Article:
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Priel, B. (2007). Thinking Extreme Social Violence: The Model of The Literary Plague. Int. J. Psycho-Anal., 88(6):1457-1472.

(2007). International Journal of Psycho-Analysis, 88(6):1457-1472

Thinking Extreme Social Violence: The Model of The Literary Plague

Beatriz Priel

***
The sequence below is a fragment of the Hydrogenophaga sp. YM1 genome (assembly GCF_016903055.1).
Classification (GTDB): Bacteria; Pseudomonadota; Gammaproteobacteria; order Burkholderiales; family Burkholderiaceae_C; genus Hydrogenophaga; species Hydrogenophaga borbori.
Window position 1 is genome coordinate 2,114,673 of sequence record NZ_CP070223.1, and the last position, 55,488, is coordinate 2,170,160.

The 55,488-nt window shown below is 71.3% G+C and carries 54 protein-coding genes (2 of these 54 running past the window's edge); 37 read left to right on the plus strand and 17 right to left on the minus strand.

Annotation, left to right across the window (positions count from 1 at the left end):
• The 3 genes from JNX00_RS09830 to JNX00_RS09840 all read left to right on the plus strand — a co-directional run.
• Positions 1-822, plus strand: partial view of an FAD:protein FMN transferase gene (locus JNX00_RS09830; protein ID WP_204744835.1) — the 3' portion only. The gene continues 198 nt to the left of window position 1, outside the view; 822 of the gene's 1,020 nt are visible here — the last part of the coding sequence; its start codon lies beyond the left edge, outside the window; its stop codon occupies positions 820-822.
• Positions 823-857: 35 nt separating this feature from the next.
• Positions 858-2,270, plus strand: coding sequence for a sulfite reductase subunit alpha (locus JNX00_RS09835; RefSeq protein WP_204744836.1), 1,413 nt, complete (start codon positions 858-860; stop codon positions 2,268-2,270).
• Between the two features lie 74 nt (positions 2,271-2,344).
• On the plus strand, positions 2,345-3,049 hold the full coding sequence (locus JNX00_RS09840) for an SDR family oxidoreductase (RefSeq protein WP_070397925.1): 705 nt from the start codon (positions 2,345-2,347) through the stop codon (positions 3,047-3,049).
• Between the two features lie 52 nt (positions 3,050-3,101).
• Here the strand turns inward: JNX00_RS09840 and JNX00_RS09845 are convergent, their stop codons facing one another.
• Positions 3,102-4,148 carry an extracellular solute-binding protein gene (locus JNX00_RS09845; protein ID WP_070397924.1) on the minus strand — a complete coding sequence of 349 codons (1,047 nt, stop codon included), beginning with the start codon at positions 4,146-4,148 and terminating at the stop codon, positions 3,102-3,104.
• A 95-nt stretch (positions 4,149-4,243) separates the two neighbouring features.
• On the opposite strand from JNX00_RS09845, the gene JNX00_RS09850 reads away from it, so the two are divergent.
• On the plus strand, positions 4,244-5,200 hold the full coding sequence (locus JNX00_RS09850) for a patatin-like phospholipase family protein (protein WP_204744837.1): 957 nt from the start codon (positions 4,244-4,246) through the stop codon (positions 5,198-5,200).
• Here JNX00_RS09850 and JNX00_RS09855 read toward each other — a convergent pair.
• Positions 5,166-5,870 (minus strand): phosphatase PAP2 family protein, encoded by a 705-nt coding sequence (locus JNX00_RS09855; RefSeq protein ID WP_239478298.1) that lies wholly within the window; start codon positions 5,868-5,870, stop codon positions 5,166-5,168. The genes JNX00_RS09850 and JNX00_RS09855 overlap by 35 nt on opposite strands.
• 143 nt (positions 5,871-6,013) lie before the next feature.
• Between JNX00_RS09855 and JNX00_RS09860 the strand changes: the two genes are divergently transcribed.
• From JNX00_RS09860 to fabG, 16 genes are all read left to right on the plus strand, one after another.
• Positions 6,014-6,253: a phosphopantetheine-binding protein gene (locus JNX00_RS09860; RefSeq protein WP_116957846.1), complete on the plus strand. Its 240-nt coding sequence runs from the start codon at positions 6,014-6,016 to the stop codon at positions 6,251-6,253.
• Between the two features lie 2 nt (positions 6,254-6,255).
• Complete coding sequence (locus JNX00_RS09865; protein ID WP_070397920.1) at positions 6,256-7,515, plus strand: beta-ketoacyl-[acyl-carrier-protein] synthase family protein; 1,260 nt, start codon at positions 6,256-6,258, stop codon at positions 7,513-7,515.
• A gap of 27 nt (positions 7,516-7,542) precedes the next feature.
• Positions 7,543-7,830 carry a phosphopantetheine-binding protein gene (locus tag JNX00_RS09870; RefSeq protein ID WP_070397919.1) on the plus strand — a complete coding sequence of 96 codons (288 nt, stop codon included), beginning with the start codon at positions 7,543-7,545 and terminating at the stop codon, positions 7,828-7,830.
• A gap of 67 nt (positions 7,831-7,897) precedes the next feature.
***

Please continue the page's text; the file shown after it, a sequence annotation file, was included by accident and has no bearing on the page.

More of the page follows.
The author uses literary plagues as a model for thinking psychoanalytically about the basic anxieties activated among perpetrators of sanctioned massacres. The model of the plague allows abstracting an underlying primitive psychological organization characterized by syncretism and a powerful anxiety of de-differentiation and confusion, leading characteristically to imitative behavior within the in-group as well as to the disavowal of the out-group members similarities to oneself, i.e. the disavowal of the other's humanity. Recognizing the historical and social foundations of discrimination and genocide, the author analyzes the interaction between group and individual processes that allow ordinary people to join daily acts of immoral violence. She dramatizes the model of the plague through a psychoanalytic reading of three literary plagues: Thebes' plague according to Sophocles, Camus's chronicle of the plague in Oran, and Saramago's meditation on the plague of white blindness.

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